To access and engage with the part of the mind in charge of mentalization and combat this compassion fatigue, consider the following tips:

  1. Access your own compassionate support systems. Studies show that parents who feel safe and secure in their relationship with a child are more capable of accessing this higher level of thinking. Parents who are prone to feeling insecure in intimate relationships inevitably struggle to access and engage this part of the brain. In other words, to practice radical compassion with a child who has experienced trauma, an adult must learn how to practice radical compassion with themselves. Adult therapy or a robust network of personal support is instrumental in feeling more secure in these challenging, often one-sided parent-child relationships.

    For professionals offering support: In an effort to be as understanding as possible, mentalizing and reflecting on their child’s needs above all, parents are frequently denied the compassion and empathy they crave in return. Caregivers need compassionate care too—be the understanding and patient support they need. Realistically, not all parents are ready to develop this compassionate state of mind. Assess their readiness and do what you can to encourage them to move beyond reactive parenting.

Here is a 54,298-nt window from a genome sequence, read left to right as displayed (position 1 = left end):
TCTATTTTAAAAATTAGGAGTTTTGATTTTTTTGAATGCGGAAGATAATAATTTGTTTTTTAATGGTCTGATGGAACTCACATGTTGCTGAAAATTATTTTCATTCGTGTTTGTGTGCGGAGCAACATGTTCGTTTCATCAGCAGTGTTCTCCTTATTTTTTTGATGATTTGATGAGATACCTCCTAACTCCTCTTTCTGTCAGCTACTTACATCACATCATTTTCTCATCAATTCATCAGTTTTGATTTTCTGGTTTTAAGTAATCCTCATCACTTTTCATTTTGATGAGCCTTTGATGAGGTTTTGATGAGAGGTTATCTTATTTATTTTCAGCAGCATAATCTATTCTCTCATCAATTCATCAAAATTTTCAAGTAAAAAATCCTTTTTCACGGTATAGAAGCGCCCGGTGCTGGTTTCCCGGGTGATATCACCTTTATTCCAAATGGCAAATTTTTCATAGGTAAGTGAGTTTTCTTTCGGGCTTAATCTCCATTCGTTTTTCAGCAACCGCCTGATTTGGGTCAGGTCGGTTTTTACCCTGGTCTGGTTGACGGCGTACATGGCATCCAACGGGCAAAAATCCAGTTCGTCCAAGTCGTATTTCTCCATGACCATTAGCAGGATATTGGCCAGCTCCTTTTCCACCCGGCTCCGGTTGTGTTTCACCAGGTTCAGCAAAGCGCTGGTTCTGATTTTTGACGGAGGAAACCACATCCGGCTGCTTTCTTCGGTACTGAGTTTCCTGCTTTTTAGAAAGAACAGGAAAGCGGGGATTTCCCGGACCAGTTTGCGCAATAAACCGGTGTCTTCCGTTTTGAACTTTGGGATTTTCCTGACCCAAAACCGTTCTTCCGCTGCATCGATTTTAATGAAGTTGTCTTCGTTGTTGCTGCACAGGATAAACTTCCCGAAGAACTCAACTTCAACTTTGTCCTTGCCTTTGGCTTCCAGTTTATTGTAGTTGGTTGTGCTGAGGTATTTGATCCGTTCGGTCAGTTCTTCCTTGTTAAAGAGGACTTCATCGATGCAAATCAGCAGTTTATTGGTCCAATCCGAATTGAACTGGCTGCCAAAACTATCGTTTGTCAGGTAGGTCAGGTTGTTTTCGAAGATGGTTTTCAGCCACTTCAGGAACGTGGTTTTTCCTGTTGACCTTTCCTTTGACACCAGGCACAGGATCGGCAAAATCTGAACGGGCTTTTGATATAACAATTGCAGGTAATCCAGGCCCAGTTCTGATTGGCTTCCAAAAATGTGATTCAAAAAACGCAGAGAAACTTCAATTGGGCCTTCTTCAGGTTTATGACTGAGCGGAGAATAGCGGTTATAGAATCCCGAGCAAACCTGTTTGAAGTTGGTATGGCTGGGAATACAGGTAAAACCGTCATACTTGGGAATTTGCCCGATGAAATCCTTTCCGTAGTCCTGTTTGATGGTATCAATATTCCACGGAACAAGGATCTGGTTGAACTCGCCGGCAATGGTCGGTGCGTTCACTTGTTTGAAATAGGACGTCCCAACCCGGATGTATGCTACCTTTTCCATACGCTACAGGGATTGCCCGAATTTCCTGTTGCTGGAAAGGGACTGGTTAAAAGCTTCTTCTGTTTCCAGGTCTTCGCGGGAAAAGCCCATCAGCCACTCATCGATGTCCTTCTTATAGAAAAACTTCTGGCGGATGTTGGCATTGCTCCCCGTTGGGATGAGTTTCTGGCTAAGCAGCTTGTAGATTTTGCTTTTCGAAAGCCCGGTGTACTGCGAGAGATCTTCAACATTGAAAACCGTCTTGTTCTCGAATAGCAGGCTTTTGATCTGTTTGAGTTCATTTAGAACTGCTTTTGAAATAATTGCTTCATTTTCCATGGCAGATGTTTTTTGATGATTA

2. Develop self-care and coping mechanisms. To combat the compassion fatigue that comes from carrying the executive load of a relationship, parents must be careful not to neglect their own needs amid caring for another’s. This means trying to maintain a balanced diet, regular sleep, and an exercise routine, as well as relationships with a few caring adults.

    For professionals offering support:
    Recognize the genuine potential for burnout in parents caring for children who have experienced trauma, and encourage them to find moments for themselves throughout the day. Help them to learn coping mechanisms like breathing techniques and acceptance-based therapy.

When a child’s sense of safety and happiness is repeatedly threatened, their brains adjust to focus on survival. Understanding the science behind these reactions can help parents and professionals begin to offer children the radical compassion needed to overcome challenging behaviors and recognize themselves as strong, brave, and capable of love—reversing the effects of the past and creating a brighter future for parents and children alike.

Categories: Adoption Practice, Parenting, Parenting Strategies, Supporting Families, Supporting Youth, Trauma